- Soares Prabhu, George M. 1976. The Formula Quotations in the Infancy Narrative of Matthew: An Inquiry into the Tradition History of Mt. 1–2. Analecta biblica 63. Rome: Biblical Institute Press. [Google Scholar]
- Sommer, Benjamin D. 2012. Concepts of Scriptural Language in Midrash. In Jewish Concepts of Scripture: A Comparative Introduction. Edited by Benjamin D. Sommer. New York: New York University Press, pp. 64–79. [Google Scholar]
- Stanton, Graham N. 1992. A Gospel for a New People: Studies in Matthew. Louisville: Westminster John Knox Press. [Google Scholar]
- Stern, David. 1991. Parables in Midrash: Narrative and Exegesis in Rabbinic Literature. Cambridge: Harvard University Press. [Google Scholar]
- Strack, Hermann Leberecht, and Günter Stemberger. 1996. Introduction to the Talmud and Midrash, 2nd ed. Minneapolis: Fortress Press. [Google Scholar]
- Strecker, Georg. 1966. Der Weg der Gerechtigkeit: Untersuchung zur Theologie des Matthäus. Forschungen zur Religion und Literatur des Alten und Neuen Testaments 82. Göttingen: Vandenhoeck & Ruprecht. [Google Scholar]
- Theodor, Jehuda, and Chanoch Albeck, eds. 1965. Midrasch Bereschit Rabba mit kritischem Apparat und Kommentar. Veröffentlichungen der Akademie für die Wissenschaft des Judentums. 2nd printing. Jerusalem: Wahrmann, 3 volumes. [Google Scholar]
- Theophilos, Michael P. 2012. The Abomination of Desolation in Matthew 24.15. Library of New Testament Studies 296. London: T&T Clark. [Google Scholar]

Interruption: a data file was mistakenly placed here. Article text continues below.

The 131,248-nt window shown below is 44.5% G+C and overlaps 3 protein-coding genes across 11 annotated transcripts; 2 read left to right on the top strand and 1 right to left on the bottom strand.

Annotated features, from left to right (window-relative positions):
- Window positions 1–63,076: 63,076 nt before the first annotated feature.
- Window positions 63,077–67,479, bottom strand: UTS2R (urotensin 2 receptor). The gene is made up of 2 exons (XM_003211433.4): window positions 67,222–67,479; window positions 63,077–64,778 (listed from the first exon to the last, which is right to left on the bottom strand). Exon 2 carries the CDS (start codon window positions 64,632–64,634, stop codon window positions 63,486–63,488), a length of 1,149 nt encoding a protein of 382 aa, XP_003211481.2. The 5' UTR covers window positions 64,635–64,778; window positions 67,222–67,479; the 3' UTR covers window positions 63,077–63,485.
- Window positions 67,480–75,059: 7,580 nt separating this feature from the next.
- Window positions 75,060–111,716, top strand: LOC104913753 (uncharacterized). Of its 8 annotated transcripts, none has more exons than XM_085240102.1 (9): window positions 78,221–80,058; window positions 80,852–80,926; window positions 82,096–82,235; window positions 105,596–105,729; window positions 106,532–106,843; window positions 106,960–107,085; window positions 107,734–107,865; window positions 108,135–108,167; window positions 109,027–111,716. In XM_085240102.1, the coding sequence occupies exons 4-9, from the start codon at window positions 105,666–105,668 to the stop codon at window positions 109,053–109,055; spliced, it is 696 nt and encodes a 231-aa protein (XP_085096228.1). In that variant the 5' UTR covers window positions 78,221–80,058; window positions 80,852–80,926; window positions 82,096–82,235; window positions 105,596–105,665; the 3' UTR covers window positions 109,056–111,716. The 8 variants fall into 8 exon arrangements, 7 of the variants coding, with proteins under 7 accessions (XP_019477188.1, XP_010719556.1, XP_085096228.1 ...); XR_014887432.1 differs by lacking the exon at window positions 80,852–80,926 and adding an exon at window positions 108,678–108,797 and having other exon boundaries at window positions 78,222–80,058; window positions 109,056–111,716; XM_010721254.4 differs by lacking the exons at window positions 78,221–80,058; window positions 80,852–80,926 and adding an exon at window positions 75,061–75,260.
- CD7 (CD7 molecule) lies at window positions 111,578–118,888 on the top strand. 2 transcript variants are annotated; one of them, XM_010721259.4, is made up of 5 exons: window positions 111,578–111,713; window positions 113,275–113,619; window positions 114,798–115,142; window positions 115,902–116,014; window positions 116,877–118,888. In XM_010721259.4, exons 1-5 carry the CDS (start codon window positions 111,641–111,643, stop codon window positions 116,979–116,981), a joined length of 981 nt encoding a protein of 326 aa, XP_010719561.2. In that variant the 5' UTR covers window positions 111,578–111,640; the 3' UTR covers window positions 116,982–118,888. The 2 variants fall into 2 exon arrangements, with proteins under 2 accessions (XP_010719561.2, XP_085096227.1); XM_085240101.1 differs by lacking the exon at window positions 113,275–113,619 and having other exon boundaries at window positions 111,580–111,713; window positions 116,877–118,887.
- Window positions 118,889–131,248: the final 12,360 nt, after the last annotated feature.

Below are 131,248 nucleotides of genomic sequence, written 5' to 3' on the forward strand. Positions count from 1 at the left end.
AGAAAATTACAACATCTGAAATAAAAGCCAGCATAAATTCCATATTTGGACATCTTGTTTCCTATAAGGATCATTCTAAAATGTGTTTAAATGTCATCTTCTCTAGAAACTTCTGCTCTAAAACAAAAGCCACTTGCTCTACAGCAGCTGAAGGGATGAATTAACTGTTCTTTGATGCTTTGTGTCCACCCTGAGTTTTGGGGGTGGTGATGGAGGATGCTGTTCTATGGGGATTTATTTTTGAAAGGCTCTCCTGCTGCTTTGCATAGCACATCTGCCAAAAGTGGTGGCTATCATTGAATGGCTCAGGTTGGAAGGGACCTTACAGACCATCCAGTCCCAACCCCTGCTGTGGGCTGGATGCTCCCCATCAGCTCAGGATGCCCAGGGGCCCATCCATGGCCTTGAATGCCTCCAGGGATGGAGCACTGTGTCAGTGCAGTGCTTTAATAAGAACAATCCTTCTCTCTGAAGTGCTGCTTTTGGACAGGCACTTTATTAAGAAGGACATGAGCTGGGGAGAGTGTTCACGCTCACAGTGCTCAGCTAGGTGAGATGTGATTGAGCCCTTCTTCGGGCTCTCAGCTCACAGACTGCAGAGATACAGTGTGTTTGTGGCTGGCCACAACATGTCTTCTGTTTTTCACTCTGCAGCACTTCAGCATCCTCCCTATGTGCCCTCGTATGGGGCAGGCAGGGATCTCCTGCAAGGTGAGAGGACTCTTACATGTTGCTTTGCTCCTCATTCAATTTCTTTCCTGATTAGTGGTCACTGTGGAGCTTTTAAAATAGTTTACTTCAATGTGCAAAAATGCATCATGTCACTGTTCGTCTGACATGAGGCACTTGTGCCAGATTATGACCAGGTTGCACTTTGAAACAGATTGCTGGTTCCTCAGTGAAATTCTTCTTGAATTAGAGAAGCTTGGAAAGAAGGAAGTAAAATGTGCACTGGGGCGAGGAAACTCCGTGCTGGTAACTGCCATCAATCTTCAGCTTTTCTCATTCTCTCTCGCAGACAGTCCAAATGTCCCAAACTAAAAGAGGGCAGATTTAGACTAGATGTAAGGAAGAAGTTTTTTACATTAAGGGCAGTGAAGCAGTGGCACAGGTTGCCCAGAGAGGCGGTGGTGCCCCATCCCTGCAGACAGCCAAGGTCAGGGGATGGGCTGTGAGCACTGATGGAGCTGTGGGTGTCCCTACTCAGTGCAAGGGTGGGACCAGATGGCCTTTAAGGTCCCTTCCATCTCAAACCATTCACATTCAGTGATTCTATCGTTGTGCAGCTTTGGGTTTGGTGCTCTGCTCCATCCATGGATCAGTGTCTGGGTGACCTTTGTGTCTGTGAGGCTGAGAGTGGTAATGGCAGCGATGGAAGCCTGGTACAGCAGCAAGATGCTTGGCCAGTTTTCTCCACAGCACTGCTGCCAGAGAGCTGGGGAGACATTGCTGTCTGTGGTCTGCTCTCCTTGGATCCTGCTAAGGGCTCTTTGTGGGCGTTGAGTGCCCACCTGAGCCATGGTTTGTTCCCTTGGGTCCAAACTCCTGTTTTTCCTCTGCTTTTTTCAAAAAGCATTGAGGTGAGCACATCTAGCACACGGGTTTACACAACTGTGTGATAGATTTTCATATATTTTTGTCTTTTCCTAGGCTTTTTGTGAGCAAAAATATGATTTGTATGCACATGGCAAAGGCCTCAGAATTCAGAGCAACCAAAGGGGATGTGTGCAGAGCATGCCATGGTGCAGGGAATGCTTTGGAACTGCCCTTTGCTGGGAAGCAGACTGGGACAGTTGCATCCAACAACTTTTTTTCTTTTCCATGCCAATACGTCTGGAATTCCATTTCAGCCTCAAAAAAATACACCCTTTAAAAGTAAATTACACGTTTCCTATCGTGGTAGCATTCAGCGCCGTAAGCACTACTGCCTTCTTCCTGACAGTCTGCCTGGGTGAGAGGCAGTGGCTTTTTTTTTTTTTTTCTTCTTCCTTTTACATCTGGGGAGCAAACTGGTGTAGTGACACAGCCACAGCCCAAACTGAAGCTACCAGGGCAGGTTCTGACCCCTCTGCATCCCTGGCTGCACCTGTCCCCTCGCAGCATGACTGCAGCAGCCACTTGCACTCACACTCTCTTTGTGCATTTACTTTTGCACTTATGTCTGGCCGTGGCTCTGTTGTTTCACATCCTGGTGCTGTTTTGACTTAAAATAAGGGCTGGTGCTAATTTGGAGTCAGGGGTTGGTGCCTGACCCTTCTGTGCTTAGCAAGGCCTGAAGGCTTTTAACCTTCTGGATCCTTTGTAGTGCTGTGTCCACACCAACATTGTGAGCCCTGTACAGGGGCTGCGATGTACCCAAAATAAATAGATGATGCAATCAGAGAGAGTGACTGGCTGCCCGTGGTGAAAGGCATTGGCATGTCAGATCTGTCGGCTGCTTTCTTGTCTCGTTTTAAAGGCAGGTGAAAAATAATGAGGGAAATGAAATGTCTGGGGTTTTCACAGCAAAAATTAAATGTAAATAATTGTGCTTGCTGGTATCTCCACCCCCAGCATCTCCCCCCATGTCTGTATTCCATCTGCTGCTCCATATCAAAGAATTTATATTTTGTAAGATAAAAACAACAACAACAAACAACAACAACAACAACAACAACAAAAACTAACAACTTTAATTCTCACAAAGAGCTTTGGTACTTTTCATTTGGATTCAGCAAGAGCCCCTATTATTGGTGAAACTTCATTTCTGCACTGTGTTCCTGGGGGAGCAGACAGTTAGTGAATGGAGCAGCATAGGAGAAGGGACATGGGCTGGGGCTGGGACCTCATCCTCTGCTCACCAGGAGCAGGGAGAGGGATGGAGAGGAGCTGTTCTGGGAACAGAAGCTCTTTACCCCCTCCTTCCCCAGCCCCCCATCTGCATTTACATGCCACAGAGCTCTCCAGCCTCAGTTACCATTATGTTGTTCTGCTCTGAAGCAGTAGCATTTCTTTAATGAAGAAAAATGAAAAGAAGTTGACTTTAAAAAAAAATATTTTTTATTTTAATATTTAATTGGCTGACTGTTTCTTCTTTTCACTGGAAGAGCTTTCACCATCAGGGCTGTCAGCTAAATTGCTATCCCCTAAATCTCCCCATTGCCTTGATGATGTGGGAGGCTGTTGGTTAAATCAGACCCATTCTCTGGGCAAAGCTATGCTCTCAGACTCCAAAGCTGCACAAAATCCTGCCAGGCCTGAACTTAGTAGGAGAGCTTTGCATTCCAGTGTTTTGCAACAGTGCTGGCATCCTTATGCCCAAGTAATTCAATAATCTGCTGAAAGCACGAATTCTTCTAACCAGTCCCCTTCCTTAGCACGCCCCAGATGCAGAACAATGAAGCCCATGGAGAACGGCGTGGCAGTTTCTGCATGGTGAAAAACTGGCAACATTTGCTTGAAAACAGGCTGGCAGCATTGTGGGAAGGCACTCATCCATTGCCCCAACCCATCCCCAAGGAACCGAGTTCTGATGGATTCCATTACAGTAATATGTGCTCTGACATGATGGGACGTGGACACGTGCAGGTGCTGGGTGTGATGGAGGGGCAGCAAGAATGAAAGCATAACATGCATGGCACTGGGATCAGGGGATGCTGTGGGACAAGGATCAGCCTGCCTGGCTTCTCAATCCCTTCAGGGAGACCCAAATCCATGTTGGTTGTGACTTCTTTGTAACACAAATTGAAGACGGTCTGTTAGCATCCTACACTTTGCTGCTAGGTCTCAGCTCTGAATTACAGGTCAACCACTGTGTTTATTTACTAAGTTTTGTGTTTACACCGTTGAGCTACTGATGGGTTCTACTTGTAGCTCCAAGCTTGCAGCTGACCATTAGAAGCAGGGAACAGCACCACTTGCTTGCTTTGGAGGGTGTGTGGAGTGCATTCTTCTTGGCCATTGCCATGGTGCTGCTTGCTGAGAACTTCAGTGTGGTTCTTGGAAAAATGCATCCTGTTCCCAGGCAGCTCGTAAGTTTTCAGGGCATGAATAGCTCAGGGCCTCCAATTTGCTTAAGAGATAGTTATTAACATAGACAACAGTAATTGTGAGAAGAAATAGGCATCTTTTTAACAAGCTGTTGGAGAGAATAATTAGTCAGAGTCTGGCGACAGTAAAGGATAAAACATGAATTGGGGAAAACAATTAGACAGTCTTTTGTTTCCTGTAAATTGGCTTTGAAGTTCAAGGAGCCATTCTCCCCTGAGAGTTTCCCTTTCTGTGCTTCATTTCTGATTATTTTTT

- Trilling, Wolfgang. 1964. Das wahre Israel. Munich: Kösel-Verlag. [Google Scholar]
- Turner, David L. 2002. Matthew 21:43 and the Future of Israel. Bibliotheca Sacra 159: 46–61. [Google Scholar]
- Vlach, Michael J. 2010. Has the Church Replaced Israel? A Theological Evaluation. Nashville: B&H Publishing Group. [Google Scholar]
- White, Benjamin L. 2014. The Eschatological Conversion of ‘All the Nations’ in Matthew 28.19-20: (Mis)reading Matthew through Paul. Journal for the Study of the New Testament 36: 353–82. [Google Scholar] [CrossRef]
- Willitts, Joel. 2007. Matthew’s Messianic Shepherd King: In Search of ‘The Lost Sheep of the House of Israel’. Beihefte zur Zeitschrift für die neutestamentliche Wissenschaft 147. Berlin: De Gruyter. [Google Scholar]
- Zakovitch, Yair. 1991. “And You Shall Tell Your Son…”: The Concept of the Exodus in the Bible. Jerusalem: Magnes Press. [Google Scholar]
Publisher’s Note: MDPI stays neutral with regard to jurisdictional claims in published maps and institutional affiliations.
© 2021 by the author. Licensee MDPI, Basel, Switzerland. This article is an open access article distributed under the terms and conditions of the Creative Commons Attribution (CC BY) license (https://creativecommons.org/licenses/by/4.0/).